This month’s spotlight is on Pricilla Cicek, the co-chair of our upcoming Personal Injury for Jr. Lawyers and Paralegals course on June 8, 2017.
How and why did you get involved with CLEBC?
After working in the legal industry for 20+ years, I felt I needed a stimulating project. Approximately 4 years ago, I joined VCC’s Paralegal Department as an instructor and have been developing and teaching the personal injury course since. As CLEBC is a respected platform for professional education – and I love mentoring – I was elated to work with them and volunteer my discovery time to promote legal education in our province.
What are you are currently working on (or have most recently worked on) with CLEBC?
I am currently chairing a Personal Injury course on June 8, 2017 geared towards Paralegals and Jr. Lawyers with an overall theme of quantification. Senior trial lawyers and experts have agreed to share their wisdom on topics such as proving and prosecuting paediatric brain injury, the impact of chronic pain, pre-existing psychological injuries, principles of causation, defences that impact an award of damages, including a discussion on pecuniary damages. A client’s perspective on the importance of the role we all play in advocating on behalf of clients will also be shared.
What has been your most memorable CLEBC experience?
Working with CLEBC Program Lawyer, Raymond Lee and staff. They have been an incredible group to work with and have offered me flexibility to create my vision for this course.
What’s the most valuable piece of advice you have received?
Early in my career, a mentor once told me to always be confident, even when you are not. I learned that being confident was a mind shift, especially in situations where I felt uncomfortable or uncertain. It was a message to always have a positive attitude, continue enhancing your knowledge, and never be timid to take on a challenging role. It was great advice to receive from someone I looked up to!
What advice would you give newcomers interested in working in the legal profession?
Network with your fellow colleagues and volunteer your time! And create a habit for yourself to review reported decisions on the BCSC website on a weekly basis. It is a great way to increase your comprehension of the legal principles and to have a better understanding of our BCSC Civil Rules. This process will enhance one’s critical thinking skills and increase your confidence in approaching challenging files.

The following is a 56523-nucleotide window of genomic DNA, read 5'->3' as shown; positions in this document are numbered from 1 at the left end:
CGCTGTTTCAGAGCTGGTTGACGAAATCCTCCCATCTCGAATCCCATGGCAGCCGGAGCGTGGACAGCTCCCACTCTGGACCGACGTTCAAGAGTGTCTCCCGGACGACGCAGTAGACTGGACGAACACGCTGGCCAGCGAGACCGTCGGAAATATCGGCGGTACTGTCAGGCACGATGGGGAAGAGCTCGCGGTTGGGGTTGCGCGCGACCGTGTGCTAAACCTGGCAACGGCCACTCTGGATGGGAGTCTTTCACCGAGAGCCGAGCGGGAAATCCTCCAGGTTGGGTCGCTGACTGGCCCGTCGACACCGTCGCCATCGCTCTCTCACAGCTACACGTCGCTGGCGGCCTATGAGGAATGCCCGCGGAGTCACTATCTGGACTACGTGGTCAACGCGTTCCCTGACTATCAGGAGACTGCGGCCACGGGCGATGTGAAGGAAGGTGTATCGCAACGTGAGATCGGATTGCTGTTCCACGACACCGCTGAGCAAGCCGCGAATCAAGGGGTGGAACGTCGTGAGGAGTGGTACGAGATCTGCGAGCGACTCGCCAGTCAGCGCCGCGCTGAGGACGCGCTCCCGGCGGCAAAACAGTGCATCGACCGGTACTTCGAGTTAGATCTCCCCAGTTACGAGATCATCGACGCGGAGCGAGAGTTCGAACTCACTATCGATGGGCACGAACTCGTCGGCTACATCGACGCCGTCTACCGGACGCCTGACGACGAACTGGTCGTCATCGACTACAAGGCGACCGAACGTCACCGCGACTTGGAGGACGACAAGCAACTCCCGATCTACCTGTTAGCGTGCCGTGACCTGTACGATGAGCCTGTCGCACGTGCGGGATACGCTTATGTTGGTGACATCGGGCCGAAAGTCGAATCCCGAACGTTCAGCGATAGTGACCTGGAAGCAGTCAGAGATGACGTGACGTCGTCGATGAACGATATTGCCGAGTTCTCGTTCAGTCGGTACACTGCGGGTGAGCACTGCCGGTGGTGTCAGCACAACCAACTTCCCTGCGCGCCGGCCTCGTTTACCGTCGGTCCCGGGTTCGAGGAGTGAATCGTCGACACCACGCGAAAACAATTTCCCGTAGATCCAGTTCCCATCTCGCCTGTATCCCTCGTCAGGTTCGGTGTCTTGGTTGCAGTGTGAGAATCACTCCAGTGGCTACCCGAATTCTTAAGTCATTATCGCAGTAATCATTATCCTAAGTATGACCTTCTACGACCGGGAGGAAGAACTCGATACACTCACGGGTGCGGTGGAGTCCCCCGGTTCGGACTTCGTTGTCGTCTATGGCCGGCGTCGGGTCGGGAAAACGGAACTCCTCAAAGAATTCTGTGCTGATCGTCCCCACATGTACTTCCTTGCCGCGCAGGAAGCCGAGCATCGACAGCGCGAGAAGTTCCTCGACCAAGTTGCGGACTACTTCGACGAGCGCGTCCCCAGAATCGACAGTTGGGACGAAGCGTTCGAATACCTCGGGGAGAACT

What has been the most rewarding part of your career?
I have so many to share, but I have been pleasantly surprised at how challenging and rewarding being an instructor has been. I am forced to continually update my course, and deliver a high-level program for my students, yet in return, little do they know how much I learn from them.
Other than law, what are you passionate about?
Family, my two sons and of course, skiing. I remember putting my son in ski school in Whistler at the age of 3. He kept falling, and crying because it was so cold out and wanted to quit. I recall telling my husband quietly that under no circumstance is he allowed to quit because selfishly, I was not prepared to give up skiing. Luckily, he passed that first year of ski school and 16 years later, he is on double black diamond runs, while sadly, his mom is stuck on blue! What are some of your favourite legal resources? (blogs, websites, etc.) CLEBC, of course! They have such an incredible library of papers on specific topics that are always helpful! I do often review the posted decisions on the BC Supreme Court Judgment site and CanLII.
Anything you’d like to shamelessly promote?
I serve on the Board of Directors of the British Columbia Paralegal Association (BCPA) which is a not-for-profit organization made up of 850 members. The BCPA promotes growth and professional development, continuing education and networking of paralegals in BC. I encourage all paralegals to join this incredible association and participate in our events.